TEACHERS enlisted in government-recognised schools have been demanding inclusion in the Monthly Pay Order system for some time now. About 80,000 teachers of 5,000 non-government schools, colleges and technical institutes are outside the purview of MPO system. Last year, in the face of prolonged sit-in protest of non MPO teachers in Dhaka, the government assured them that more private educational institutions will be brought under the scheme in the next budget. However, the recently proposed budget does not have any mention of such move. In this context, teachers under the banner of Non-MPO Educational Institution’s Teachers and Employees Federation organised a sit-in protest in front of National Press Club on Sunday. The police, as reported in New Age on Monday, foiled the peaceful protest and detained president and secretary of the teachers’ federation. Police acknowledged that they have briefly detained leaders of the teachers’ federation for holding demonstration without permission. It is disconcerting that law enforcement agencies are increasingly using brute forces on peaceful protesters and the government seem to have no tolerance for any voice of dissent.
The attack on the teachers’ demonstration is not an isolated incident. Last week, the Rapid Action Battalion members detained Ganajagaran Mancha spokesperson Imran H Sarkar and assaulted demonstrators from a protest gathering at Shahbagh. In April, students’ movement for quota reform also endured similar police brutality. In August 2017, Titumir College student Siddiqur Rahman lost his eyesight in police action during a demonstration at Shahbagh. The series of police assault on peaceful protesters suggest that the government has no regard for people’s right to freedom of association. However, the constitution of Bangladesh assured freedom of assembly as one of the fundamental rights of people by its article 37 that states, every citizen shall have the right to assemble and to participate in public meetings and processions peacefully. In what follows, the incumbent’s much publicised commitment to eastablishing democracy in Bangladesh proves rhetorical, as in practice it left no for dissenting opinion.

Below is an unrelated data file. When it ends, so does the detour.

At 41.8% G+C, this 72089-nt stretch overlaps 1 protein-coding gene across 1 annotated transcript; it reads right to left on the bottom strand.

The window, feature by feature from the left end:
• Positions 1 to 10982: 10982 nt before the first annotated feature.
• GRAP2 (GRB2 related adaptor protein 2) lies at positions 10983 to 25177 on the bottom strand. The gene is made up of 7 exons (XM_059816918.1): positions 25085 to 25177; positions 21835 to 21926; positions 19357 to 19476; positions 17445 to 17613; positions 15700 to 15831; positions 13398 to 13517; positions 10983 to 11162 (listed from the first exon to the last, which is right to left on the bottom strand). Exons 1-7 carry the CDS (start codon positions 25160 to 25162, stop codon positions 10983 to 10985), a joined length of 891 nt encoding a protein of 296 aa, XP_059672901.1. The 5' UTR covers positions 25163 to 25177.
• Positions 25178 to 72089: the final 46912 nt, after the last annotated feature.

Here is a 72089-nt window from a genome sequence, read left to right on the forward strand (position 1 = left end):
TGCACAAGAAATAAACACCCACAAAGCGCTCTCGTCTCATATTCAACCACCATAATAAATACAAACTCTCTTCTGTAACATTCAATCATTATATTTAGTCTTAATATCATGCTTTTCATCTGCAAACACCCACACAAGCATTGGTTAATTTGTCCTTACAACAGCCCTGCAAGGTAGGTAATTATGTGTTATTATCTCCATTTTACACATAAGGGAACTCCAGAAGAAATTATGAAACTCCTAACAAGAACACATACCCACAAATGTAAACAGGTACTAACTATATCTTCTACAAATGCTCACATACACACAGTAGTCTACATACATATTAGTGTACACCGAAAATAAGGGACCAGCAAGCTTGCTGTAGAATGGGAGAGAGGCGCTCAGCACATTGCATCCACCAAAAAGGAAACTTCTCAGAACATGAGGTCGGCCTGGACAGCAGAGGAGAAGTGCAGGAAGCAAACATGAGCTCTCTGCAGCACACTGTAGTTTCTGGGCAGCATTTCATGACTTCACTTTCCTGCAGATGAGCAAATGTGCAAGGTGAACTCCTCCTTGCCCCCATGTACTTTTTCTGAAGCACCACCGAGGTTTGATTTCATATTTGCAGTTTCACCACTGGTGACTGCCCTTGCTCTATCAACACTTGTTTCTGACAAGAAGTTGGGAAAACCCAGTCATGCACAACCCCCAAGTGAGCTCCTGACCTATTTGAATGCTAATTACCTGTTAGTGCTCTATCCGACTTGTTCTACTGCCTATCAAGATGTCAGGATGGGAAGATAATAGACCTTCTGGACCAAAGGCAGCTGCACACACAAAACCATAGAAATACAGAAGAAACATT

The rights to freedom of assembly and freedom expression are foundation of any democracy. The incumbent government cannot continue to use excess force on peaceful protest and continue to claim that it is working for a democratic Bangladesh. In order to prove its mettle, the government has to create an enabling environment in which any citizen or civic organisation can exercise their democratic right to organise and participate in a peaceful protest. In doing so, it must judicious investigate all cases in which police have allegedly used brute and excess force, eventually injured and harmed citizens.
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